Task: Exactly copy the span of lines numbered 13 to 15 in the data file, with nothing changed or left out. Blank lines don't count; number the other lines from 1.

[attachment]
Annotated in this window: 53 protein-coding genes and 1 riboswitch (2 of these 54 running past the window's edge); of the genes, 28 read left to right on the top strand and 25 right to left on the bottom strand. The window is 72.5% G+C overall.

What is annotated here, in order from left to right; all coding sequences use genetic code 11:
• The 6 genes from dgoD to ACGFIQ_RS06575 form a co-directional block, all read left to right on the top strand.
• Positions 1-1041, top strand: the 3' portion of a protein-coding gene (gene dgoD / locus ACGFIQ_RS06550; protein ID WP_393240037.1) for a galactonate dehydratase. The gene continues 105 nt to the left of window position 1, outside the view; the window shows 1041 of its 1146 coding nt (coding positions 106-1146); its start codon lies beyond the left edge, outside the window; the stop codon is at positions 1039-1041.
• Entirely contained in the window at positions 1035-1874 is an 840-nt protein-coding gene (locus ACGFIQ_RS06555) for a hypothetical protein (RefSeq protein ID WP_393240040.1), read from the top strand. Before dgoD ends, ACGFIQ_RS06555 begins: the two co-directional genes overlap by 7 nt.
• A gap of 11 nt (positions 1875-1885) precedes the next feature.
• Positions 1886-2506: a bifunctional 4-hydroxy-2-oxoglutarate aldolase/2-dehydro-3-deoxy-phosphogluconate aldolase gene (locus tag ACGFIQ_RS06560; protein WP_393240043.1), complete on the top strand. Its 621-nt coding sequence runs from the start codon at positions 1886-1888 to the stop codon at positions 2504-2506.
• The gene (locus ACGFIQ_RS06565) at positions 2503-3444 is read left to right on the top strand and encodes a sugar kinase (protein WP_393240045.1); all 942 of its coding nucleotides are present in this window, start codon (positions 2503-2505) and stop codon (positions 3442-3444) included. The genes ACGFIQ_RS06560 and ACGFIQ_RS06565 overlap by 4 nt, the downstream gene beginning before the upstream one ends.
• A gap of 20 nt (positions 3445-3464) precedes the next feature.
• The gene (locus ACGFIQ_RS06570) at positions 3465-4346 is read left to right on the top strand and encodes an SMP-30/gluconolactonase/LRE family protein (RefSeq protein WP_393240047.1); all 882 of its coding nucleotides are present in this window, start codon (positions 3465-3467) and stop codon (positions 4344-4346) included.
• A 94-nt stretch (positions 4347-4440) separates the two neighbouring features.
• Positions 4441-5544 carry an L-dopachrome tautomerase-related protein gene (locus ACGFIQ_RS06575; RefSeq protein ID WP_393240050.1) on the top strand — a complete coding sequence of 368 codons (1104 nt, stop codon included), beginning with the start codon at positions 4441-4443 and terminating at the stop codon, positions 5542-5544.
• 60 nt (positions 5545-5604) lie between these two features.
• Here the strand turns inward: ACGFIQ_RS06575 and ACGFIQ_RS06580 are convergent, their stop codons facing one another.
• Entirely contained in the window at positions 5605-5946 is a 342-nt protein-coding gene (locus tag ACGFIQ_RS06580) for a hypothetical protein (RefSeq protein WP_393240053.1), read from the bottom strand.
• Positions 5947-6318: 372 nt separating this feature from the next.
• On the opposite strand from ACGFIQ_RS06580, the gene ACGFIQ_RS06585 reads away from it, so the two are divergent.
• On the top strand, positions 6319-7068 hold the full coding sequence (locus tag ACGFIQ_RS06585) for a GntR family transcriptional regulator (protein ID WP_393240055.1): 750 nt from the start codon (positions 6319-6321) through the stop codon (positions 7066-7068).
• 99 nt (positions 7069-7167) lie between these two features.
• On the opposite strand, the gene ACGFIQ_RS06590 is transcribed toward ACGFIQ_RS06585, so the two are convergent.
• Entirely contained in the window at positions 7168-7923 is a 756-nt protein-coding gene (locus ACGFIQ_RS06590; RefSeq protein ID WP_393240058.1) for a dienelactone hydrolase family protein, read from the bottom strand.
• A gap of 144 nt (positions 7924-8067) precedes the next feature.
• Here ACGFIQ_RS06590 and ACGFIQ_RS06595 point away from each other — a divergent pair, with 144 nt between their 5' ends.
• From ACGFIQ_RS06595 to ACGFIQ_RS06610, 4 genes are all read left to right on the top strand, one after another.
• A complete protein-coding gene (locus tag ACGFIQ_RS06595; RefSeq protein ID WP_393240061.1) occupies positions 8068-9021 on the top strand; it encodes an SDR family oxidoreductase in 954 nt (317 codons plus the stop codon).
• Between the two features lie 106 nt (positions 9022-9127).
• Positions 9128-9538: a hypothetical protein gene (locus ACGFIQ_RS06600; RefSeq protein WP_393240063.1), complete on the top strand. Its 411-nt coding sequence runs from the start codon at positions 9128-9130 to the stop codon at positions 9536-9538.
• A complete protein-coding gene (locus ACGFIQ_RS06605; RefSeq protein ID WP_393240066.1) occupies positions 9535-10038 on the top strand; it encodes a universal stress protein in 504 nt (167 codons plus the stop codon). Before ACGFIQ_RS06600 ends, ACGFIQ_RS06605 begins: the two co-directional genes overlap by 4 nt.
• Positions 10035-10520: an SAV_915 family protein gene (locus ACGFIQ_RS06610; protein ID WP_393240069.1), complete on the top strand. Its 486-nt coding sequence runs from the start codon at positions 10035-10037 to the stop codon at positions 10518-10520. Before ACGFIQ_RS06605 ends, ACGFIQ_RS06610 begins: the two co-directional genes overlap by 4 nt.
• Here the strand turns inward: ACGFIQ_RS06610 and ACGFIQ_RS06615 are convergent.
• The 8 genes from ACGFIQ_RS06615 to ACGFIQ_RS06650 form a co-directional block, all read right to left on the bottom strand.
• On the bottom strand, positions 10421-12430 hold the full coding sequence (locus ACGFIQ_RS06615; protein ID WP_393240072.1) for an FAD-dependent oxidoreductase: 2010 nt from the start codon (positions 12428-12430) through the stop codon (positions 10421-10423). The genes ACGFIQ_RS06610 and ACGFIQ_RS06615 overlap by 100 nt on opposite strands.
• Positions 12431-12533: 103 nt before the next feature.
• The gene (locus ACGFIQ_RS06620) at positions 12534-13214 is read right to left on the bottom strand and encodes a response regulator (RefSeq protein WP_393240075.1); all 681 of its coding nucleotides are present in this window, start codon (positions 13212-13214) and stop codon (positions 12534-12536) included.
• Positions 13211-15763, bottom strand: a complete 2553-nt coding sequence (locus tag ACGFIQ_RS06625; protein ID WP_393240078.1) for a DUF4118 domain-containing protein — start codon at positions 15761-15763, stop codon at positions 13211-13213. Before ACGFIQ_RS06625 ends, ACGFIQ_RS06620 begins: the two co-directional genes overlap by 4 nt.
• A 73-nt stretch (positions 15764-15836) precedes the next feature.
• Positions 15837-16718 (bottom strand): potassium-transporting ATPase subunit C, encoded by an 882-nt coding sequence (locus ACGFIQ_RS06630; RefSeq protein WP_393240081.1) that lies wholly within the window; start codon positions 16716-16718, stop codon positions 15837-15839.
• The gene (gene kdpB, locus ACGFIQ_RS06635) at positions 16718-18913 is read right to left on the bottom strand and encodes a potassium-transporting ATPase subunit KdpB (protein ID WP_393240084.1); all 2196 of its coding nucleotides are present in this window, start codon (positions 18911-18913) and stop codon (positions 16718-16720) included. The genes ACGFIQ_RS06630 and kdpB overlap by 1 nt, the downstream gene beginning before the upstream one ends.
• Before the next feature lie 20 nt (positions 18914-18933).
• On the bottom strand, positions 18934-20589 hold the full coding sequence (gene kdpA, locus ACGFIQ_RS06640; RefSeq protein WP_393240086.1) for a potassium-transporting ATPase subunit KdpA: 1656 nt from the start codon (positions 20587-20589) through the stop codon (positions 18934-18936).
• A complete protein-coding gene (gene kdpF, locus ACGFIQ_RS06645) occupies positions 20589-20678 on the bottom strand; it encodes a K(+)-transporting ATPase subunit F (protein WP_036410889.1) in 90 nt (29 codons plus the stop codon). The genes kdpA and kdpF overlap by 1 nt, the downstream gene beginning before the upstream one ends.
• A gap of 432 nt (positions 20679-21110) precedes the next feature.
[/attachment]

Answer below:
• 60 nt (positions 5545-5604) lie between these two features.
• Here the strand turns inward: ACGFIQ_RS06575 and ACGFIQ_RS06580 are convergent, their stop codons facing one another.
• Entirely contained in the window at positions 5605-5946 is a 342-nt protein-coding gene (locus tag ACGFIQ_RS06580) for a hypothetical protein (RefSeq protein WP_393240053.1), read from the bottom strand.